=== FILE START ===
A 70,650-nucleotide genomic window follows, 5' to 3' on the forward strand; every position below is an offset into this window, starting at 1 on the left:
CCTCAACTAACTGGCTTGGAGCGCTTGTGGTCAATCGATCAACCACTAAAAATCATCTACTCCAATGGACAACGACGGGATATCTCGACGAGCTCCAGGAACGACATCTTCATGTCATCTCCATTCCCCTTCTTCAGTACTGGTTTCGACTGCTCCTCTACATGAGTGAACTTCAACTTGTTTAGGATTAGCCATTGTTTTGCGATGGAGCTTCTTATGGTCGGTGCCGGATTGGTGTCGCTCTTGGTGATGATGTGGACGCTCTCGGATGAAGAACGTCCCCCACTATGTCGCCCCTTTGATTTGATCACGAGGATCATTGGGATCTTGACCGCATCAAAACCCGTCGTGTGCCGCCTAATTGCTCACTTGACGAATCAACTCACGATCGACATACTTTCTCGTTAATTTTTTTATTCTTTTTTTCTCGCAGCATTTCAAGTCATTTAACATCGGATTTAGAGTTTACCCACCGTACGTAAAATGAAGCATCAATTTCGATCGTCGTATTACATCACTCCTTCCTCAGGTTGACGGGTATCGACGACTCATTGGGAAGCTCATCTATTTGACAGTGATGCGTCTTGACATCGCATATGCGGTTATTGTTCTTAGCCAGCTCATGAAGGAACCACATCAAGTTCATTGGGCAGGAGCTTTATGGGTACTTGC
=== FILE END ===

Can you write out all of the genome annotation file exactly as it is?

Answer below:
A 70,650-nucleotide genomic window follows, 5' to 3' on the forward strand; every position below is an offset into this window, starting at 1 on the left:
CCTCAACTAACTGGCTTGGAGCGCTTGTGGTCAATCGATCAACCACTAAAAATCATCTACTCCAATGGACAACGACGGGATATCTCGACGAGCTCCAGGAACGACATCTTCATGTCATCTCCATTCCCCTTCTTCAGTACTGGTTTCGACTGCTCCTCTACATGAGTGAACTTCAACTTGTTTAGGATTAGCCATTGTTTTGCGATGGAGCTTCTTATGGTCGGTGCCGGATTGGTGTCGCTCTTGGTGATGATGTGGACGCTCTCGGATGAAGAACGTCCCCCACTATGTCGCCCCTTTGATTTGATCACGAGGATCATTGGGATCTTGACCGCATCAAAACCCGTCGTGTGCCGCCTAATTGCTCACTTGACGAATCAACTCACGATCGACATACTTTCTCGTTAATTTTTTTATTCTTTTTTTCTCGCAGCATTTCAAGTCATTTAACATCGGATTTAGAGTTTACCCACCGTACGTAAAATGAAGCATCAATTTCGATCGTCGTATTACATCACTCCTTCCTCAGGTTGACGGGTATCGACGACTCATTGGGAAGCTCATCTATTTGACAGTGATGCGTCTTGACATCGCATATGCGGTTATTGTTCTTAGCCAGCTCATGAAGGAACCACATCAAGTTCATTGGGCAGGAGCTTTATGGGTACTTGC